Michael Tracey

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Michael Tracey (born August 1948) is a British-American academic and television producer with a specialty in public service broadcasting. He acquired notability as a result of his tenure as the head of the Broadcasting Research Unit in London, a British think tank dealing with media issues, and later with his investigative reporting on the death of JonBenét Ramsey. He is the author of The Decline and Fall of Public Service Broadcasting and the Production of Political Television. He is currently a professor at the University of Colorado at Boulder.[1]


Tracey earned a bachelor's of arts in politics from the University of Exeter in 1971, followed by a PhD in mass communications in 1974 from the University of Leicester. From 1981–88, he was the director of the Broadcasting Research Unit in London. He has been a professor at the University of Colorado at Boulder since 1988.[2]

JonBenét Ramsey case[edit]

Tracey is the producer of three documentaries about the death of JonBenét Ramsey.[3] He has been a strong advocate for the innocence of JonBenét's parents and critical of the media frenzy that implicated the parents. On July 9, 2008, twelve years after the murder, DNA evidence corroborated that it was not the parents, but an unidentified man, who was responsible.[4]

Tracey has been "considered a notorious developer of false leads" by "Internet sleuths investigating the JonBenét Ramsey case". In his documentary Who Killed the Pageant Queen?, which aired June 16, 2004 in the United Kingdom, Tracey "claimed to have stunning new evidence that was leading police to a previously unidentified 'prime suspect'". According to Tracey, police were trying to find this suspect, but they were stymied "because he had gone 'underground'".[3] However, based on details in the documentary, a viewer determined this "suspect" was John Steven Gigax. Gigax was an acquaintance of Michael Helgoth, who was briefly considered a suspect, but Gigax had not gone into hiding, and Tom Bennett of the Boulder District Attorney's office stated that Gigax was never a suspect.[5]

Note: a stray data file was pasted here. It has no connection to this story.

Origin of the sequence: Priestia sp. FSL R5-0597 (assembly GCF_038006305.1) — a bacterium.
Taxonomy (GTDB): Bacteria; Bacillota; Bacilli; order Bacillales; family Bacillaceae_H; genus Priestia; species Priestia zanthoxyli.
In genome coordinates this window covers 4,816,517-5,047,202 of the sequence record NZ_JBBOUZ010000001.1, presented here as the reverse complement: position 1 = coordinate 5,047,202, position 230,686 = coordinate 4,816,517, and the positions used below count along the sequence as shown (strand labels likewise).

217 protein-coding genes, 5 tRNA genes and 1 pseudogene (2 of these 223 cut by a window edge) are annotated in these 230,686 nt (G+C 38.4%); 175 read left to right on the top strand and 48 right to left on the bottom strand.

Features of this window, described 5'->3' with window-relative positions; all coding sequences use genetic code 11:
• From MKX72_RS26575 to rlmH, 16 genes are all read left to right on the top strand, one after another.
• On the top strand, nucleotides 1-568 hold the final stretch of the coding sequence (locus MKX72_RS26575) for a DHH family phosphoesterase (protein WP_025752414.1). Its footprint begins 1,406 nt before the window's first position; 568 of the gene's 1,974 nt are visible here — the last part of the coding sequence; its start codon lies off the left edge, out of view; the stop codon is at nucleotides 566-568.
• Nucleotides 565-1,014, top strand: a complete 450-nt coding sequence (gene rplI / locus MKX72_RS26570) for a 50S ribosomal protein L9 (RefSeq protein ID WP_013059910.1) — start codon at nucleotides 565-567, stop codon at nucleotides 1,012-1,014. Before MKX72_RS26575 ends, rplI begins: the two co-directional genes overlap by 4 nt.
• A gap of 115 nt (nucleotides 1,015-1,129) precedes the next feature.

Tracey later identified John Mark Karr to law enforcement as a person who should be investigated in the Ramsey case. Karr's confession to the crime earned widespread attention, but DNA tests later ruled him out as a suspect. Tracey and Karr corresponded extensively; Tracey contacted Boulder law enforcement and worked with them as an informant, which ultimately lead to their decision to charge Karr with the murder.[6] Radio host Peter Boyles called Tracey an "opportunist" who "has perpetuated the JonBenét mystery for his own benefit", while Paul Voakes, dean of the University of Colorado at Boulder journalism school, "defended Tracey as an altruistic investigator".[7]

Other works[edit]

Tracey was once a columnist for the Rocky Mountain News.[citation needed]


  1. ^ "Michael Tracey". University of Colorado Boulder.
  2. ^ "Michael Tracey" (PDF). University of Colorado at Boulder. Retrieved 4 June 2017.
  3. ^ a b "Report: CU Professor Has History Of False Leads In Ramsey Case". Denver7 (TheDenverChannel.com). September 1, 2006. Archived from the original on March 6, 2016. Retrieved June 4, 2017.
  4. ^ Ryckman, Lisa (July 10, 2008). "DNA points JonBenet case in new direction". Rocky Mountain News. Archived from the original on July 11, 2008. Retrieved June 4, 2017.
  5. ^ Ortega, Tony (August 17, 2006). "JonBenet Flimsy". Broward Palm Beach New Times.
  6. ^ "Boulder DA: Karr Did Not Kill JonBenet". Denver7 (TheDenverChannel.com). August 30, 2006. Archived from the original on February 3, 2008.
  7. ^ Meyers, Cheryl (January 1, 2007). "The Hungry Toad". 5280. Denver, CO.

External links[edit]